In a recent issue, Nature, one of the biggest and most influential scientific magazines, has honored the changing ways of scientific communication with a special issue focusing on the transformation of scientific publishing1. One of the central topics of scientists and publishers is Open Access. Open Access means that any scientific content should be available anywhere, to anybody, without being ‘locked behind paywalls’ as it is mostly today.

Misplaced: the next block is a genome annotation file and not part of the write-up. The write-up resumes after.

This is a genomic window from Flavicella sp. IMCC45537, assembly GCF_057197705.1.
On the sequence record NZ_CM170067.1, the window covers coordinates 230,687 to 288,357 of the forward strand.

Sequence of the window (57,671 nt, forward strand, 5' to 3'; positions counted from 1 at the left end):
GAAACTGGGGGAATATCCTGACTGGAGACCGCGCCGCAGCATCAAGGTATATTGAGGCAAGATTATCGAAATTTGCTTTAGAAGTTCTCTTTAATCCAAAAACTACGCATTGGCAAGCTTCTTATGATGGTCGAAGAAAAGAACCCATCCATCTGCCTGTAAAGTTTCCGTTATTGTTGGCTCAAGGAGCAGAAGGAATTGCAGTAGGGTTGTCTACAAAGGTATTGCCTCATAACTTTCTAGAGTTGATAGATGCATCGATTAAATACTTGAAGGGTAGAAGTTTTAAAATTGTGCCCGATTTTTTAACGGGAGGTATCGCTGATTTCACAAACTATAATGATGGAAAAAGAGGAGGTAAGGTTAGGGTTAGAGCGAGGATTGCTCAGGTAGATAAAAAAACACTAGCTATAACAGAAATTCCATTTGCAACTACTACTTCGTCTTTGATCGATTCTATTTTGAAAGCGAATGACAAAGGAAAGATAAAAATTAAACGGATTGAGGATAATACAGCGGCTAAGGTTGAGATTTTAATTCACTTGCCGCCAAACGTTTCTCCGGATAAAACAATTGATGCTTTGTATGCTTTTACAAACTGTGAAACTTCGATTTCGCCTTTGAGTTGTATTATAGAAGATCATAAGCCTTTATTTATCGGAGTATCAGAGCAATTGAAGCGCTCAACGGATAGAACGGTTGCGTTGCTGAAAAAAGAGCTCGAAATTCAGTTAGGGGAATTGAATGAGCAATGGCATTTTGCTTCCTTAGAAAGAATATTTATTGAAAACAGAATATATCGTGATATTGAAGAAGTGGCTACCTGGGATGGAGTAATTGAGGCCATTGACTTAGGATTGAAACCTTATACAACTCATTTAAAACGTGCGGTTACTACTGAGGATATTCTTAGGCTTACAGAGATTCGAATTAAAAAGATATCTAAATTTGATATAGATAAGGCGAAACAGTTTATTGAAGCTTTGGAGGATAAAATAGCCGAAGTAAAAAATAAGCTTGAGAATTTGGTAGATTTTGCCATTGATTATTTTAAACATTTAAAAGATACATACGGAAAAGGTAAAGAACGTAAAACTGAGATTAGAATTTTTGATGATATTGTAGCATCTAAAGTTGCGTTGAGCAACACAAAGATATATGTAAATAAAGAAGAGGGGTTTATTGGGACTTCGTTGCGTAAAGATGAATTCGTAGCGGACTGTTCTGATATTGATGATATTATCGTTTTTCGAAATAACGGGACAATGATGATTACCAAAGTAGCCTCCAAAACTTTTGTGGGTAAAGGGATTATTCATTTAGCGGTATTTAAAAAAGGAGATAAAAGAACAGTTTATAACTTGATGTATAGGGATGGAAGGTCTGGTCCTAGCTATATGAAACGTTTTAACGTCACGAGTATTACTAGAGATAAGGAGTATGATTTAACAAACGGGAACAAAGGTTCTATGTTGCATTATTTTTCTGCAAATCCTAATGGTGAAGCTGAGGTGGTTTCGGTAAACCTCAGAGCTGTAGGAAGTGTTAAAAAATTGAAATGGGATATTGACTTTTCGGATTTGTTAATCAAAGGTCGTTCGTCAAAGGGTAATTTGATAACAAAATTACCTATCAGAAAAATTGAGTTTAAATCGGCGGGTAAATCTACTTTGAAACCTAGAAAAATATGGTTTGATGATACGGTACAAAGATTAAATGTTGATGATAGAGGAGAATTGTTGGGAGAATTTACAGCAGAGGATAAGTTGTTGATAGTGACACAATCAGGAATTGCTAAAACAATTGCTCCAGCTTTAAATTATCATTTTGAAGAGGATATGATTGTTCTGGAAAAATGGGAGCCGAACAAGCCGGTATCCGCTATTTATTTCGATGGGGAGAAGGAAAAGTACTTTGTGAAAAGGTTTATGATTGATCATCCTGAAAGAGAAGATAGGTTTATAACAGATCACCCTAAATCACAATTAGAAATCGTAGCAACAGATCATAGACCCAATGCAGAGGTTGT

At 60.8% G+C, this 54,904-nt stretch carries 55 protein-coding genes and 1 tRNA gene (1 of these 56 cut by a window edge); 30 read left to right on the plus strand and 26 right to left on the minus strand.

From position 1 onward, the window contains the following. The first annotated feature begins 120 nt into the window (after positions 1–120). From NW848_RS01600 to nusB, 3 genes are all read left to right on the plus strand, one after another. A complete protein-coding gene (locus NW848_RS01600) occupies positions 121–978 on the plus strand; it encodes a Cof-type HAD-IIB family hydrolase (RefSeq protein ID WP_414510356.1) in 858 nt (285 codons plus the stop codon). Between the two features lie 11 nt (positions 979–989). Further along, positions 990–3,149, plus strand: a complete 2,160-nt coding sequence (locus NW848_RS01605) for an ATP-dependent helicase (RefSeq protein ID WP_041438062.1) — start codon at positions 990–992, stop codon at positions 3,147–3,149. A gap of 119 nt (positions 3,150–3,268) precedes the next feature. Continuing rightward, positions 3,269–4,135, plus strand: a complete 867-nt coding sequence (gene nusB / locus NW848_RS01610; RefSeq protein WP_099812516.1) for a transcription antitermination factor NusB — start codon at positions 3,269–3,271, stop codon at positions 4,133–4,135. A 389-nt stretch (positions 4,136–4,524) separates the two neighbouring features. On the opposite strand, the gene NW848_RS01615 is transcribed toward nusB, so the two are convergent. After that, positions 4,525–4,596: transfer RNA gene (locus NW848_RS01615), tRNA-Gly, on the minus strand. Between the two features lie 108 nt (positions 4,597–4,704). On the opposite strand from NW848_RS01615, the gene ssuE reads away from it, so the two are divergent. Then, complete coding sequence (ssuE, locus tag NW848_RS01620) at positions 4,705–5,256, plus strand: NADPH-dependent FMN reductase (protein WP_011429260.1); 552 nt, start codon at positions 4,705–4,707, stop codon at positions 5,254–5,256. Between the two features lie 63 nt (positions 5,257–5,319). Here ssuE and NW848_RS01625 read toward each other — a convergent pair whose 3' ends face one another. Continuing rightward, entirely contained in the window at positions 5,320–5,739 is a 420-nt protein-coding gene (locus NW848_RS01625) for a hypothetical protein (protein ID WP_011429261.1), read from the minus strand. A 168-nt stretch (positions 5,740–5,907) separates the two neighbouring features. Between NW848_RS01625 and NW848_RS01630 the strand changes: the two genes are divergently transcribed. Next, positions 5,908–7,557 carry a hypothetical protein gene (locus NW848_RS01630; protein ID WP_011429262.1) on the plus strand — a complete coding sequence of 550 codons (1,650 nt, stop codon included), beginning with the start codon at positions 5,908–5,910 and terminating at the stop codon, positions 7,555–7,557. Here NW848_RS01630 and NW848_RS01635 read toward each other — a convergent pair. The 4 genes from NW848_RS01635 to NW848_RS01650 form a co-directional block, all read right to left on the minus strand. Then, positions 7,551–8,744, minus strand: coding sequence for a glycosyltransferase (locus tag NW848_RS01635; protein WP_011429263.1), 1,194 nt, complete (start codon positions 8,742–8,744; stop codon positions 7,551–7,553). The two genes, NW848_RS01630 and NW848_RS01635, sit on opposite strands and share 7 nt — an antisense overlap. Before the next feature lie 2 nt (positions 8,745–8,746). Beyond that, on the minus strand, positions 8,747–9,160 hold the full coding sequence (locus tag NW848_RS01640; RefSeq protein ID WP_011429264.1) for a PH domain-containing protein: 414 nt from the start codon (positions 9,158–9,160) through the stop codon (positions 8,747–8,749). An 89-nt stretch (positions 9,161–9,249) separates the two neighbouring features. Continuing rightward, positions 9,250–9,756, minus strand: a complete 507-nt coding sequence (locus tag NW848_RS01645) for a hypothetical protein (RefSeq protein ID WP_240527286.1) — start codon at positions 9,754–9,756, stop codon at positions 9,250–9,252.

The process of traditional scientific publishing works the following way: scientists are submitting their research in the form of an article to a magazine. The production of the scientific content which is to be published has cost quite some amounts of money already, mostly paid by the taxpayer. Usually, scientists have to pay an additional ‘publication fee’ once their work has been accepted for publication, where publication fees can range between $299 – $50002. Quality of published data is ensured in a process called peer-review, during which scientists evaluate their colleague´s work, usually for free. Last but not least, scientists (or their institutions) have to pay a subscription fee to gain access to scientific data published in journals. So scientists have to pay three times in the model of traditional scientific publishing: Once for producing scientific data, once for publishing it and then once again for being able to read it.